• Her ability to move from the Presentation to Close stages (close meaning “wins” here), is far lower than average.

What happens with this rep, if you can help her generate more leads and improve her last conversion stage? Significant lift and possibly President’s Club, that’s what. Extreme example? Maybe, but I have seen it and seen the rep explode their results with the right coaching.

Another quick example, using Rep 1 this time:

Pipeline and Conversion Analysis - Fig C

He has lift opportunity in multiple places, but at a quick glance, you can probably get the biggest return for coaching time in two areas, by helping guide the rep toward best practices in lead identification and converting Opportunities to Proposals. In fact, on your own team, Rep 2 can offer some mentoring and guidance, in return for help in improving Presentation to Close conversions from Rep 1. (Of course, you’d be involved, but good opportunity for team members to learn from and support each other.)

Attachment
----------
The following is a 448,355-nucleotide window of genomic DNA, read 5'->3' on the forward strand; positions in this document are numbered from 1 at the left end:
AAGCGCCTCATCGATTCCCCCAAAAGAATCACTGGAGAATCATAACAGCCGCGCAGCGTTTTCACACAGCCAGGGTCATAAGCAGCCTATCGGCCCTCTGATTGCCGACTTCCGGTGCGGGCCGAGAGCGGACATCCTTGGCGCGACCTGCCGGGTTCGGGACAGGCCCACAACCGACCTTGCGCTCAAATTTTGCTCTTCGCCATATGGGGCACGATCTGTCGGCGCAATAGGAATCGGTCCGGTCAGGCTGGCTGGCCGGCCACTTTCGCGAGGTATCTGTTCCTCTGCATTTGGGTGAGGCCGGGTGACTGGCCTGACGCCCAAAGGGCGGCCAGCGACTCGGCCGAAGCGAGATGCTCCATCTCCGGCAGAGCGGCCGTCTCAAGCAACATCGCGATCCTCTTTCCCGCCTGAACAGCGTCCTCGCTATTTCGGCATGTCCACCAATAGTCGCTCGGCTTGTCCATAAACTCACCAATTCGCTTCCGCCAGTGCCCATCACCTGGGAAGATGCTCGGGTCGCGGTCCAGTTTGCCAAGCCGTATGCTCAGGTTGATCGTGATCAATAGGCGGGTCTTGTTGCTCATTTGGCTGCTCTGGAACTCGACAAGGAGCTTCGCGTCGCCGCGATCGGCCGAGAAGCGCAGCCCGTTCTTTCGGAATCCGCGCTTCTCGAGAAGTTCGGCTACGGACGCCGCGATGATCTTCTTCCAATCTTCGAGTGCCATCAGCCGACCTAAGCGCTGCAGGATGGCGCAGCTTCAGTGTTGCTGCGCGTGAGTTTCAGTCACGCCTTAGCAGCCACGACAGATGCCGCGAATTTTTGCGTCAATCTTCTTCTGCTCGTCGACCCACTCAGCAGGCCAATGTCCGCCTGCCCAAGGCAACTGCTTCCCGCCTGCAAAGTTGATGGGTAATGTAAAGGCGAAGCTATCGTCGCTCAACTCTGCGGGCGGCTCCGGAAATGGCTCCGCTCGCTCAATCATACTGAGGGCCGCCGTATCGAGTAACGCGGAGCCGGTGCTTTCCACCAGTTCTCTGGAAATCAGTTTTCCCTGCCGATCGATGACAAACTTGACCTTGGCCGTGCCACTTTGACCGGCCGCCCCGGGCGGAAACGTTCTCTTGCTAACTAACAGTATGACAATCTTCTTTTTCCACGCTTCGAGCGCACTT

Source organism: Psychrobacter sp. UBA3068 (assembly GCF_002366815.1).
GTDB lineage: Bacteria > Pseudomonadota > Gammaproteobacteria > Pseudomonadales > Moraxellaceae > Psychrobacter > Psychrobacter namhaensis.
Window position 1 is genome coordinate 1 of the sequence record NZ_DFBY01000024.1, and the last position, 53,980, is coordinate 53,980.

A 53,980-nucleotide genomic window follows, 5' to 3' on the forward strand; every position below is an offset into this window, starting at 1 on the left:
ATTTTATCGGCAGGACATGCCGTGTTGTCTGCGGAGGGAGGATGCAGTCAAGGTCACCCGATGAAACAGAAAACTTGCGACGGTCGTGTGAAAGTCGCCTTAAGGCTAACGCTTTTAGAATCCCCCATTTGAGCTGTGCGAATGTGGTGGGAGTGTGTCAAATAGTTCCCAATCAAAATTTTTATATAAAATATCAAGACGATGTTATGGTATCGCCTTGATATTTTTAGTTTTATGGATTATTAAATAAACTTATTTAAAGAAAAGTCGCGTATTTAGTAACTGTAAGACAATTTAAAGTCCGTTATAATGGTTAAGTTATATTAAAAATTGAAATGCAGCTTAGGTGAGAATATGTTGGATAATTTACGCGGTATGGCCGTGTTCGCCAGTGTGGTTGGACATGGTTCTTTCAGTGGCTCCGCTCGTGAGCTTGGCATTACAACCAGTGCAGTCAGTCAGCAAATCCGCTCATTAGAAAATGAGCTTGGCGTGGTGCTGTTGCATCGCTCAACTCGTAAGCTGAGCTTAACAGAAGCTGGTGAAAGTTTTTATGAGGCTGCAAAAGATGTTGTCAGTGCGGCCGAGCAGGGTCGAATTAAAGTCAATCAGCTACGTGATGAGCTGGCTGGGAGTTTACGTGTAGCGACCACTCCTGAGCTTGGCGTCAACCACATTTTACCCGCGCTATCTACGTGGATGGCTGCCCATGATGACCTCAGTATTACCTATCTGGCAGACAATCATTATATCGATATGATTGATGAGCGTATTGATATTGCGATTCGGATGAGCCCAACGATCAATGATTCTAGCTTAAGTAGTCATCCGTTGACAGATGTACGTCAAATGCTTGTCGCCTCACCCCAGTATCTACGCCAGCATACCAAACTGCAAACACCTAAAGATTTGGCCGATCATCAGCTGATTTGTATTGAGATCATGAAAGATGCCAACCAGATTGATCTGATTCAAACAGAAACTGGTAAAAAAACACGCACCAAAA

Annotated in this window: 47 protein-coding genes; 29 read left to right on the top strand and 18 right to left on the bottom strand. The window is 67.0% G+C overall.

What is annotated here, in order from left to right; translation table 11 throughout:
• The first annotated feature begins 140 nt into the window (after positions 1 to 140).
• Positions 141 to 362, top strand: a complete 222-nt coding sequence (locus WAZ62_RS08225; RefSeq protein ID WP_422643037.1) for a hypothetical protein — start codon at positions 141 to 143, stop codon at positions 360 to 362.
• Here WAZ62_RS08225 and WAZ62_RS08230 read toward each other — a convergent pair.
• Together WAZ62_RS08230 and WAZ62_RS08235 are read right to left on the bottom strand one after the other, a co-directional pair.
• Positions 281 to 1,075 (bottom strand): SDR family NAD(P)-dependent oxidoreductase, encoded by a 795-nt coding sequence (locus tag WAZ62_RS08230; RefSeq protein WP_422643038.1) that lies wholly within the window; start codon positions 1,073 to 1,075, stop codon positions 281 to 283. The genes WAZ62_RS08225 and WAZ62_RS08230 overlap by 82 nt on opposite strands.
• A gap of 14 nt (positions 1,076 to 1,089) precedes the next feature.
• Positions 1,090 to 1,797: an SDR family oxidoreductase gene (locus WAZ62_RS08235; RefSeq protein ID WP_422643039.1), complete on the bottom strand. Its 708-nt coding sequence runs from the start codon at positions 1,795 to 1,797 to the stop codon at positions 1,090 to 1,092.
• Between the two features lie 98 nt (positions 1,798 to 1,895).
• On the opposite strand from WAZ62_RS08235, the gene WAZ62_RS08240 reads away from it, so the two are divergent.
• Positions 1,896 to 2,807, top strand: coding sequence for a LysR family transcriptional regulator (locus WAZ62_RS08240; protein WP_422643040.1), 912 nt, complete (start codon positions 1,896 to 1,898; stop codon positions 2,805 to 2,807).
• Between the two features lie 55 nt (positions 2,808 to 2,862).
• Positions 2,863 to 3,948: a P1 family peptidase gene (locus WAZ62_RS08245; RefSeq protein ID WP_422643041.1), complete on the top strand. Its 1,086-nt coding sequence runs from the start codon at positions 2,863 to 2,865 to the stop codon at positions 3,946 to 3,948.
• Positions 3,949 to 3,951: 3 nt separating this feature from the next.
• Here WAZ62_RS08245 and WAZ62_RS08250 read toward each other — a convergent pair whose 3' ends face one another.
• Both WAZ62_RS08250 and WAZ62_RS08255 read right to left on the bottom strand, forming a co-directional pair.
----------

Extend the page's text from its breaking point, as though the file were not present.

This doesn’t mean “production” in terms of sales production, but it will certainly lead to it. Now that you’ve done your prework and completed your pipeline analysis, this is where you put what you learned to the test, or “put in into production.” This is where you coach your reps and track results.

There is a lot written on sales coaching, by a lot of sharp people. For developmental sales coaching, Linda Richardson’s book on Sales Coaching remains relevant and excellent, but there are books, blogs, articles and resources from others, including Keith RosenSteven RosenChris LytleMike WeinbergAnthony Iannarino, and more.